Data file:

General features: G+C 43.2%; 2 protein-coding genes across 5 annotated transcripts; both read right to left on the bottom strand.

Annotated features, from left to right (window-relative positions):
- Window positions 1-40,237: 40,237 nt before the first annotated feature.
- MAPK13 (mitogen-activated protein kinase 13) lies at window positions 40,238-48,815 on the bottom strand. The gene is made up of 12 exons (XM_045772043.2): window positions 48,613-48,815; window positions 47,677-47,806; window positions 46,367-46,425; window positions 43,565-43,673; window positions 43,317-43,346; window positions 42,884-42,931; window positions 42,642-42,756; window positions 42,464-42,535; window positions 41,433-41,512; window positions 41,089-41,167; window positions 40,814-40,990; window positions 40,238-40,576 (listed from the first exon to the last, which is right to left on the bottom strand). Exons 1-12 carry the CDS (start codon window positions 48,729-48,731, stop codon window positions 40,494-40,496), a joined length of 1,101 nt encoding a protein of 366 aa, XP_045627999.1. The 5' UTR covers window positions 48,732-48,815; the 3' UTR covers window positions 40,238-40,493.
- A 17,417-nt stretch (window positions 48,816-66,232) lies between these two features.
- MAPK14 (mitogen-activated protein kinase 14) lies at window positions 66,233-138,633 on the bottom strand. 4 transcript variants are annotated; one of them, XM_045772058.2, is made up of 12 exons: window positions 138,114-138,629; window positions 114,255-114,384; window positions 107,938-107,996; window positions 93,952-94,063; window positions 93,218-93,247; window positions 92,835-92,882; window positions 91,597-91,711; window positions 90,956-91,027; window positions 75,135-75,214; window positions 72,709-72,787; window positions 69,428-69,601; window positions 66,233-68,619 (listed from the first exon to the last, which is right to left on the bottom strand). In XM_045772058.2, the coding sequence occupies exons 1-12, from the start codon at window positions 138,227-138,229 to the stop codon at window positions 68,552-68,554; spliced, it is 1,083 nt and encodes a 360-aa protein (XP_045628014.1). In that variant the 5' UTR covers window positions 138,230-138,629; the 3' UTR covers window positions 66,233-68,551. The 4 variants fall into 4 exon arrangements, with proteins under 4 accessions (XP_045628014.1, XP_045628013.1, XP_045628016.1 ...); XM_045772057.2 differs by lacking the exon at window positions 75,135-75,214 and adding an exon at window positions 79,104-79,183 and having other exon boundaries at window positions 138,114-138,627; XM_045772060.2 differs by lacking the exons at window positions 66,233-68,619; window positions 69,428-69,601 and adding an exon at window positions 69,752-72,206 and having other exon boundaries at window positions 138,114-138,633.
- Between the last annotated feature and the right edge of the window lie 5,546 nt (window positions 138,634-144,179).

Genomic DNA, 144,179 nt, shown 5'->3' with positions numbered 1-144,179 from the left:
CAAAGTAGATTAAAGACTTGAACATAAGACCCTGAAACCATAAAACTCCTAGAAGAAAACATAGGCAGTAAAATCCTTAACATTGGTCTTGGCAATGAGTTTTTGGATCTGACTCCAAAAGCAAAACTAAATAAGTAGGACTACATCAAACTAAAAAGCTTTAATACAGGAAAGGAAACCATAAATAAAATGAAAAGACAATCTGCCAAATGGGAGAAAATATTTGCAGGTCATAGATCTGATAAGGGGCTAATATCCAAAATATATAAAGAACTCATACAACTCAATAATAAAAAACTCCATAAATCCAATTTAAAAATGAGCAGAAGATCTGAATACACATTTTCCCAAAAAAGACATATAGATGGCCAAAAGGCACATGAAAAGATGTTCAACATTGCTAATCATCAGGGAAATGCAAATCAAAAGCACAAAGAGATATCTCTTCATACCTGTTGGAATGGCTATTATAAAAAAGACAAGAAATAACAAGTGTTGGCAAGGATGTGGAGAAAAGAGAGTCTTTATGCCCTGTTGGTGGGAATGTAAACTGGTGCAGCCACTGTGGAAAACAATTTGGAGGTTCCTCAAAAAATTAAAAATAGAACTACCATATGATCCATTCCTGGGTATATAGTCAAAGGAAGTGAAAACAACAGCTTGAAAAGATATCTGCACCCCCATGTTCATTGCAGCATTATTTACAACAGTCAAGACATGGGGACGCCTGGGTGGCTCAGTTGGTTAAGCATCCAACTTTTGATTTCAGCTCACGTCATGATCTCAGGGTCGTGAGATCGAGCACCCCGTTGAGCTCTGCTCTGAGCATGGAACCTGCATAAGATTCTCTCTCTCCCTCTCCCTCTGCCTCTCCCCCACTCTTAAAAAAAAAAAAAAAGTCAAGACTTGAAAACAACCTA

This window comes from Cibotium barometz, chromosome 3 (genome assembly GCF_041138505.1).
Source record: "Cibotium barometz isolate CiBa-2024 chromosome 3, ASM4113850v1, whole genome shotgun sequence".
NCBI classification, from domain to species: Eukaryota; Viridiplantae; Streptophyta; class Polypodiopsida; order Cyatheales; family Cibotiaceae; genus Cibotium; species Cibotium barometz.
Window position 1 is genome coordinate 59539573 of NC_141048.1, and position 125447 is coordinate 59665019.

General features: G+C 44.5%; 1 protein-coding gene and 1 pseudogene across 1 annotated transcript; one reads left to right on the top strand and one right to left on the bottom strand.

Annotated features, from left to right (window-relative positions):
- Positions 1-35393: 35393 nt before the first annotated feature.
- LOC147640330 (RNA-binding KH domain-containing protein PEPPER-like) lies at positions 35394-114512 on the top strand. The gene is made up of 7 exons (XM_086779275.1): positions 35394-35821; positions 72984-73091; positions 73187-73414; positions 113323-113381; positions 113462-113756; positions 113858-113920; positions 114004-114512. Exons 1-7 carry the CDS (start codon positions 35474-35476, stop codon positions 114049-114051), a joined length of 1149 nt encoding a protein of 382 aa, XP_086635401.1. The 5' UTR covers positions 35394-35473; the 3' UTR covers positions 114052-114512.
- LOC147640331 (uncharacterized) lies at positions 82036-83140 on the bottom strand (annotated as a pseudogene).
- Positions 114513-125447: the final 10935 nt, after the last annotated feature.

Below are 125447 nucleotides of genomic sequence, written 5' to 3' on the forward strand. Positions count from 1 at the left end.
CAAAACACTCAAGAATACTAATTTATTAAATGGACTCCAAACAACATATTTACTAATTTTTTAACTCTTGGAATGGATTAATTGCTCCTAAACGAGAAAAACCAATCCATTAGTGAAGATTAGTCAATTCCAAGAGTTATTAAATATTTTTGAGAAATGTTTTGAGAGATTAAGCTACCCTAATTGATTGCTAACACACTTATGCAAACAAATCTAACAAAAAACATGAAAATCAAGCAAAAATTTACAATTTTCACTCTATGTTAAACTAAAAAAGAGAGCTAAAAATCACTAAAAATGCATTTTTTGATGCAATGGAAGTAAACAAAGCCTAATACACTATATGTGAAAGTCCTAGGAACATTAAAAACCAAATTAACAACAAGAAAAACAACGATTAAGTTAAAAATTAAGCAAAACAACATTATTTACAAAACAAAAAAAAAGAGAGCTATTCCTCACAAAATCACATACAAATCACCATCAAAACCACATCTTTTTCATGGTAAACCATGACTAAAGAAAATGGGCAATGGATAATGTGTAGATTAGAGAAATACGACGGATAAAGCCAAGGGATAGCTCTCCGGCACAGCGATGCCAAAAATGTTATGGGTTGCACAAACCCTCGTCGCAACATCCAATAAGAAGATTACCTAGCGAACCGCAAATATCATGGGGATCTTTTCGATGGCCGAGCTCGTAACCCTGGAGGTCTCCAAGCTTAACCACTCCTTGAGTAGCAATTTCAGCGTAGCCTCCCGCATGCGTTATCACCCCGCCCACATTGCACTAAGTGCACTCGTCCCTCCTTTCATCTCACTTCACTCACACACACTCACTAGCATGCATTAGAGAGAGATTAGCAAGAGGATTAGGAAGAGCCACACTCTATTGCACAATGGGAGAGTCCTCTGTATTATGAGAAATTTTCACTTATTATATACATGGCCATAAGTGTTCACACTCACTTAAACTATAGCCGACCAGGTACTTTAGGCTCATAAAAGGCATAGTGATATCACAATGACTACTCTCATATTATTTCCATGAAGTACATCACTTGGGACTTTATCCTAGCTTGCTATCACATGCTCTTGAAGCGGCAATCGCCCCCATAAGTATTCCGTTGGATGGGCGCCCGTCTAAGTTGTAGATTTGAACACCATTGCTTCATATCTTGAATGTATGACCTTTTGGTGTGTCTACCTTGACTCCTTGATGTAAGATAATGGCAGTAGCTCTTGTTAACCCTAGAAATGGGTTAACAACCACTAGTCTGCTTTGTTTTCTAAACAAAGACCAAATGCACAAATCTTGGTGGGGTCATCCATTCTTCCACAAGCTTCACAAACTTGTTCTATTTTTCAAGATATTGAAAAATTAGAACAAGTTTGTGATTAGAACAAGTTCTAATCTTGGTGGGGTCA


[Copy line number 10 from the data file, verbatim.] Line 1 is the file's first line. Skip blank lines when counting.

This window comes from Cibotium barometz, chromosome 3 (genome assembly GCF_041138505.1).